Failure to Comply with Requirements Under Taxation Law
Have you been accused of Failure to Comply With Requirements Under Taxation Law?
InterviewATO officers are trained in interview techniques and they interview people every day. They will ask you questions to unsettle you or present information in a way that makes it seem that they can prove the charge of Failure to Comply With Requirements Under Taxation Law.This might make you think your only option is to try and explain or justify your side of the story.
Bear in mind that any admissions made during an interview only serve as evidence against you at trial or show the jury in Court that you are a liar or inconsistent. Don’t make it easier for the ATO to prosecute you by giving them information which fills in their gaps in their investigation. Call our lawyers to get advice before attending any interview.
Pleading Not GuiltyOur lawyers are experts at preparing for trial and cross-examining witnesses. There is a lot at stake in a criminal trial and it is important that the firm you work with has accredited criminal law specialists on their team. Our firm has in-house counsel who can work with you through every stage of the matter including the trial.
We can assist you to prepare to give evidence. We can assist you to brief more senior counsel where appropriate or where it is simply desirable. Our lawyers are committed to exploring every defence available and pursuing it.
Pleading GuiltyPleading guilty can be a very daunting experience especially if you have not been to Court before. We are experienced at plea making and achieving the best possible outcomes for our clients at sentencing. We care about making sure our clients understand what they are facing. Our lawyers will listen to your personal circumstances and history and work hard to make sure the Court understands your situation.
Examples of Failure to Comply with Requirements Under Taxation Law
- Someone failed to give information to the Commission which was required in a hearing.
- Someone refused to give the Commission their tax file number.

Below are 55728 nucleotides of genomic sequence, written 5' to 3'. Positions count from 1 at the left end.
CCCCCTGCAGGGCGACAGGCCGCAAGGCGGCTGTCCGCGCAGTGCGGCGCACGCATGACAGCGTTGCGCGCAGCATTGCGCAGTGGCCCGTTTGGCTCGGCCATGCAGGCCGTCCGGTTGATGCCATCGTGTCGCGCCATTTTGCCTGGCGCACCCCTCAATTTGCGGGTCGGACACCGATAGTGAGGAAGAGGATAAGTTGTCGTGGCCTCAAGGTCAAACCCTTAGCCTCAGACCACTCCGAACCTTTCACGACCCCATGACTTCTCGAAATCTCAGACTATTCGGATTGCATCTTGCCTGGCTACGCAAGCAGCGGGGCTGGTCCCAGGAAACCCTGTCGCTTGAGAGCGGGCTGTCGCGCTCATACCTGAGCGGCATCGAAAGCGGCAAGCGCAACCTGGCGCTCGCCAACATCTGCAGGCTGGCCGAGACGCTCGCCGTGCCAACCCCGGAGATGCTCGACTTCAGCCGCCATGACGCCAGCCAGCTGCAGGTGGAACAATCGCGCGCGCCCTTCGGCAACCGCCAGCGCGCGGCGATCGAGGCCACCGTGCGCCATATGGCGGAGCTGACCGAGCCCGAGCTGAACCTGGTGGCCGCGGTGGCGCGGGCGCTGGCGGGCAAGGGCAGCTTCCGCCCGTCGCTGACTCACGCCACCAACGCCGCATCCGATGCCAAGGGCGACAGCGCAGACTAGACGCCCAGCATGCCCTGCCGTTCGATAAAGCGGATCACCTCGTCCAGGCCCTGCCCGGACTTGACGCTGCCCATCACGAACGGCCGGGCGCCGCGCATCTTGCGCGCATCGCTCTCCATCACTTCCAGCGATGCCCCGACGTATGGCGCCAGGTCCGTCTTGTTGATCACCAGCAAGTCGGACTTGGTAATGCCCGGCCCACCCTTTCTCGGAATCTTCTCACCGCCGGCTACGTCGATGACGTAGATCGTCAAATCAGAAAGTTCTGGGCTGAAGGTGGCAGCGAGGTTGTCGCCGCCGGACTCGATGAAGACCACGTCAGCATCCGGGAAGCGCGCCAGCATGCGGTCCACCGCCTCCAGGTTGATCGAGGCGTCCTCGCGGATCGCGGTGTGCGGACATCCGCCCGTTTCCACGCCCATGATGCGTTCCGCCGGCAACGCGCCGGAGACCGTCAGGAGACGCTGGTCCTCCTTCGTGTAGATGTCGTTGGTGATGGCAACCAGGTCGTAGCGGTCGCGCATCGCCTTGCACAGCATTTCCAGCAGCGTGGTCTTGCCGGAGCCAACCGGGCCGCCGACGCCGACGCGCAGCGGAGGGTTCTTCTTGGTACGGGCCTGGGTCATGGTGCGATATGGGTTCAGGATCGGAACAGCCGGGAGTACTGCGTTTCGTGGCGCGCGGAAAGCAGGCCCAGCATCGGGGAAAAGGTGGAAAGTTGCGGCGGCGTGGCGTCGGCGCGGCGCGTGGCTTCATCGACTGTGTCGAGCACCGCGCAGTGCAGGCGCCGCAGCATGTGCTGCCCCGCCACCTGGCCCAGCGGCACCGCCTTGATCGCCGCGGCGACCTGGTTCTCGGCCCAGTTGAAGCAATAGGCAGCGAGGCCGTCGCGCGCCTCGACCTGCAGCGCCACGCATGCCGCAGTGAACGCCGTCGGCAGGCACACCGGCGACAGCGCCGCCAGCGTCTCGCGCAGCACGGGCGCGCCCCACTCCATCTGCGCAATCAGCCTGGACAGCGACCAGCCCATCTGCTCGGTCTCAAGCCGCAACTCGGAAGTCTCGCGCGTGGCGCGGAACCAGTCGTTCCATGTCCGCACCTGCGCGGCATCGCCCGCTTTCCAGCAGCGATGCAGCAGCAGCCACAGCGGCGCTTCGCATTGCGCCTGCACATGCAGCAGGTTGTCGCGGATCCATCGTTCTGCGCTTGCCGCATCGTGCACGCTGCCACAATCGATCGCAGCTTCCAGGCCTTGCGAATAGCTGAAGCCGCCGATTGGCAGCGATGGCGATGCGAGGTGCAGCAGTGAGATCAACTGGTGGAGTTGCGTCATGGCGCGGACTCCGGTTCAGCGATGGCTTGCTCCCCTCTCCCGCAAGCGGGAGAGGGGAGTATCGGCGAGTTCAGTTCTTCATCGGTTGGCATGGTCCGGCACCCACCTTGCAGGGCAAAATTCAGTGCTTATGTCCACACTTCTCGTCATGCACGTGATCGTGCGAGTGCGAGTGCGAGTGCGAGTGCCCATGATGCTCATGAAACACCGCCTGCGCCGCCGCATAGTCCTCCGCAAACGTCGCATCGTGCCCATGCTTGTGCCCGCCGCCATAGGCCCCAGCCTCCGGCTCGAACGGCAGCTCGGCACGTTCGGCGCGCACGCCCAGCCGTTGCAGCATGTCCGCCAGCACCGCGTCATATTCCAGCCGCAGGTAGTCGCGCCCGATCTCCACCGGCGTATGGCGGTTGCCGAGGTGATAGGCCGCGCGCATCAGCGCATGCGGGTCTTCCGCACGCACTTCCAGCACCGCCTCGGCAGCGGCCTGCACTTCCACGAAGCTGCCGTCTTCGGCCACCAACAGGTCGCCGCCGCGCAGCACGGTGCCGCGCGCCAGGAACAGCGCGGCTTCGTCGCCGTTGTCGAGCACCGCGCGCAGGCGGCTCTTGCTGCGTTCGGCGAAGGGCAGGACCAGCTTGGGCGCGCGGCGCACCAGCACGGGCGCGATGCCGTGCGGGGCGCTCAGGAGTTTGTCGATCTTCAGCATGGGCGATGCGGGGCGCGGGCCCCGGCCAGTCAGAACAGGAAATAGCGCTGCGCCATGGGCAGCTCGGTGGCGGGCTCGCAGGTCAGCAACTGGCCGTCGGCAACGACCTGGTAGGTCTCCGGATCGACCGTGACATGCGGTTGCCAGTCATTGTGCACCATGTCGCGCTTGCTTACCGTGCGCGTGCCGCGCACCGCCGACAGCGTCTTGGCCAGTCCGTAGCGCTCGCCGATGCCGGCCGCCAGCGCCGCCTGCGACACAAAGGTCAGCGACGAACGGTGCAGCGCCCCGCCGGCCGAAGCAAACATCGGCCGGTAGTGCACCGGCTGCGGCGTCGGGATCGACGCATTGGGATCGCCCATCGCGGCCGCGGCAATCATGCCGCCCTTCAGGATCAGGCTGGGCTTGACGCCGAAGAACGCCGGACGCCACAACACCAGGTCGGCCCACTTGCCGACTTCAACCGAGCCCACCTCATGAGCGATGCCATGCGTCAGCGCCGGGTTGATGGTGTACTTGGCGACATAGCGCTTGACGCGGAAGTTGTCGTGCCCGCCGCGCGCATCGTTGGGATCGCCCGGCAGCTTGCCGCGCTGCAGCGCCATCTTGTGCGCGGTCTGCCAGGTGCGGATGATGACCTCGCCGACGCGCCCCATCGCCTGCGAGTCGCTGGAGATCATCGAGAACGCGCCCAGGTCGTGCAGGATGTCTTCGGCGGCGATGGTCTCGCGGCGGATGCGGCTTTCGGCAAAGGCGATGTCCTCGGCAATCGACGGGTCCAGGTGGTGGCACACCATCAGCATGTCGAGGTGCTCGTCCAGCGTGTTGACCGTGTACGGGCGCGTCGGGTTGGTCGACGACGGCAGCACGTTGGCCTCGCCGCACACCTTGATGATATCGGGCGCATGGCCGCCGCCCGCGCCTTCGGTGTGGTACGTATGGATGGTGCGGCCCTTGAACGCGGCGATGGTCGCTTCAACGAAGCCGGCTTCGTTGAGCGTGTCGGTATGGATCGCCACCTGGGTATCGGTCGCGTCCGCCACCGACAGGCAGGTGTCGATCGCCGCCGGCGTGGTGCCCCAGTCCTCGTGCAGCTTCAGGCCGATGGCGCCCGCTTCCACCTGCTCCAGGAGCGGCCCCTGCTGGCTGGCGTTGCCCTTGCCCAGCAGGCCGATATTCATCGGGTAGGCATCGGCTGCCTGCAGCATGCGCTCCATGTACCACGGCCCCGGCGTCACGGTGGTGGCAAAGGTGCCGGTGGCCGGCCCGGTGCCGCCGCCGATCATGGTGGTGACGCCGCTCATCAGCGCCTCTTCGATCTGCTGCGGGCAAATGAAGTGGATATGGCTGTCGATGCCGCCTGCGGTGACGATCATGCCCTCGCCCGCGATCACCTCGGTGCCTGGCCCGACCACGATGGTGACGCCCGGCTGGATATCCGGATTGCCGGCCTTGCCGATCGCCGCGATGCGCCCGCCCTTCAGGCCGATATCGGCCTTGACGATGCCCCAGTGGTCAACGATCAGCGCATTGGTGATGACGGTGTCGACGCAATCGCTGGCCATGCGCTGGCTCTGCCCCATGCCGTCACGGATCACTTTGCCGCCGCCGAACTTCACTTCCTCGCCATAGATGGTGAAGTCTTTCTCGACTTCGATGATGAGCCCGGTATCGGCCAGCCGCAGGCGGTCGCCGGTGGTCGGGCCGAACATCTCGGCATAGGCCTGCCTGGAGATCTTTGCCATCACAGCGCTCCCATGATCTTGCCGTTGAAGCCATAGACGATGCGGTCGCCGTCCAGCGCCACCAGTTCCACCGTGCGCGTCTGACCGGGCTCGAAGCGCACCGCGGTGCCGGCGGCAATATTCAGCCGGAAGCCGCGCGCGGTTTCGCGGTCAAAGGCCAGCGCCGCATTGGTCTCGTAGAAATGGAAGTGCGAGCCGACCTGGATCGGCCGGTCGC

- Someone failed to attend a hearing before the Commission.
What is the legal definition of Failure to Comply with Requirements Under Taxation Law?A person failed to attend before the Commissioner. Or refused or failed to give any information or document or lodge an instrument with the Commissioner. Or to notify the Commissioner of anything relevant. Or to comply with any other requirement under the Act.
LegislationThe section that covers this offence is section 8C of the Taxation Administration Act 1953.
Elements of the offenceThe court may find the accused guilty of this offence if the following are proven by the prosecution:
- The accused, when and as required under or pursuant to a taxation law to do any of the below actions, refused or failed to:
- to give any information or document to the Commissioner or another person; or
- to give information to the Commissioner in the manner in which it is required under a taxation law to be given; or
- to lodge an instrument with the Commissioner or another person for assessment; or
- to notify the Commissioner or another person of a matter or thing; or
- to produce a book, paper, record or other document to the Commissioner or another person; or
- to attend before the Commissioner or another person; or
- to apply for registration or cancellation of registration under the A New Tax System (Goods and Services Tax) Act 1999; or
- to comply with a requirement under subsection 45A(2) of the Product Grants and Benefits Administration Act 2000; or
- to comply with subsection 82-10F(4) of the Income Tax (Transitional Provisions) Act 1997.
“Can the Prosecution prove that you failed to comply with your requirements on time?”
- You did not fail to comply with any requirements under Taxation Law.
- There is a good reason why you failed to comply with any requirements under Taxation Law.
Questions in cases like this
- Have you failed to provide anything to the Commissioner?
The maximum penalty for the offence of (s8C of the Taxation Administration Act 1953) is a fine not exceeding 20 penalty units for a first offence and 40 penalty units for a subsequent offence.